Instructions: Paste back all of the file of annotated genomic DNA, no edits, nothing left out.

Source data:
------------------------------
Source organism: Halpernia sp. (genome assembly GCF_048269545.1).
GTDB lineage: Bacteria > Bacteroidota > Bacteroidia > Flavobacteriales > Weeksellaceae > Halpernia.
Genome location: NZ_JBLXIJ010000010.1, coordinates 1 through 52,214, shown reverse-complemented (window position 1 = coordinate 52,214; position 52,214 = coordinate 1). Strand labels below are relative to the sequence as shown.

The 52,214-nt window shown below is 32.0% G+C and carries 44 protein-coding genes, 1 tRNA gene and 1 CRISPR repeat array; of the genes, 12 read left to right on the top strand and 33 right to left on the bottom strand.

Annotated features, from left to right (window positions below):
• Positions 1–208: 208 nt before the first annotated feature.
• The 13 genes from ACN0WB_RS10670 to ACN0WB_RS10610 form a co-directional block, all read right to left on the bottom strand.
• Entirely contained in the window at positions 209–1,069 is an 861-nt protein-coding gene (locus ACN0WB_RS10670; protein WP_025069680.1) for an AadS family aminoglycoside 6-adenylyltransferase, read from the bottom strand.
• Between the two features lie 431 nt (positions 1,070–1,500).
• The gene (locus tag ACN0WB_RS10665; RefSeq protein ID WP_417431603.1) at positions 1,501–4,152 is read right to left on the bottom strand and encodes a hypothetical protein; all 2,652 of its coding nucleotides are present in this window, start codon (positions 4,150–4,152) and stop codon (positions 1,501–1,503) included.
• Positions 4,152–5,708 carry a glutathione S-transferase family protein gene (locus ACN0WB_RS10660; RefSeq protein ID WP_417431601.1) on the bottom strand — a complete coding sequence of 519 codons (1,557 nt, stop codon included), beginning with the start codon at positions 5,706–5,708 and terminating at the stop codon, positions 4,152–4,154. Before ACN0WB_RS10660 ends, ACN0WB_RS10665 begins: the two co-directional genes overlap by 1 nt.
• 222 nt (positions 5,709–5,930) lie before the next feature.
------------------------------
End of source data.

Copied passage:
Source organism: Halpernia sp. (genome assembly GCF_048269545.1).
GTDB lineage: Bacteria > Bacteroidota > Bacteroidia > Flavobacteriales > Weeksellaceae > Halpernia.
Genome location: NZ_JBLXIJ010000010.1, coordinates 1 through 52,214, shown reverse-complemented (window position 1 = coordinate 52,214; position 52,214 = coordinate 1). Strand labels below are relative to the sequence as shown.

The 52,214-nt window shown below is 32.0% G+C and carries 44 protein-coding genes, 1 tRNA gene and 1 CRISPR repeat array; of the genes, 12 read left to right on the top strand and 33 right to left on the bottom strand.

Annotated features, from left to right (window positions below):
• Positions 1–208: 208 nt before the first annotated feature.
• The 13 genes from ACN0WB_RS10670 to ACN0WB_RS10610 form a co-directional block, all read right to left on the bottom strand.
• Entirely contained in the window at positions 209–1,069 is an 861-nt protein-coding gene (locus ACN0WB_RS10670; protein WP_025069680.1) for an AadS family aminoglycoside 6-adenylyltransferase, read from the bottom strand.
• Between the two features lie 431 nt (positions 1,070–1,500).
• The gene (locus tag ACN0WB_RS10665; RefSeq protein ID WP_417431603.1) at positions 1,501–4,152 is read right to left on the bottom strand and encodes a hypothetical protein; all 2,652 of its coding nucleotides are present in this window, start codon (positions 4,150–4,152) and stop codon (positions 1,501–1,503) included.
• Positions 4,152–5,708 carry a glutathione S-transferase family protein gene (locus ACN0WB_RS10660; RefSeq protein ID WP_417431601.1) on the bottom strand — a complete coding sequence of 519 codons (1,557 nt, stop codon included), beginning with the start codon at positions 5,706–5,708 and terminating at the stop codon, positions 4,152–4,154. Before ACN0WB_RS10660 ends, ACN0WB_RS10665 begins: the two co-directional genes overlap by 1 nt.
• 222 nt (positions 5,709–5,930) lie before the next feature.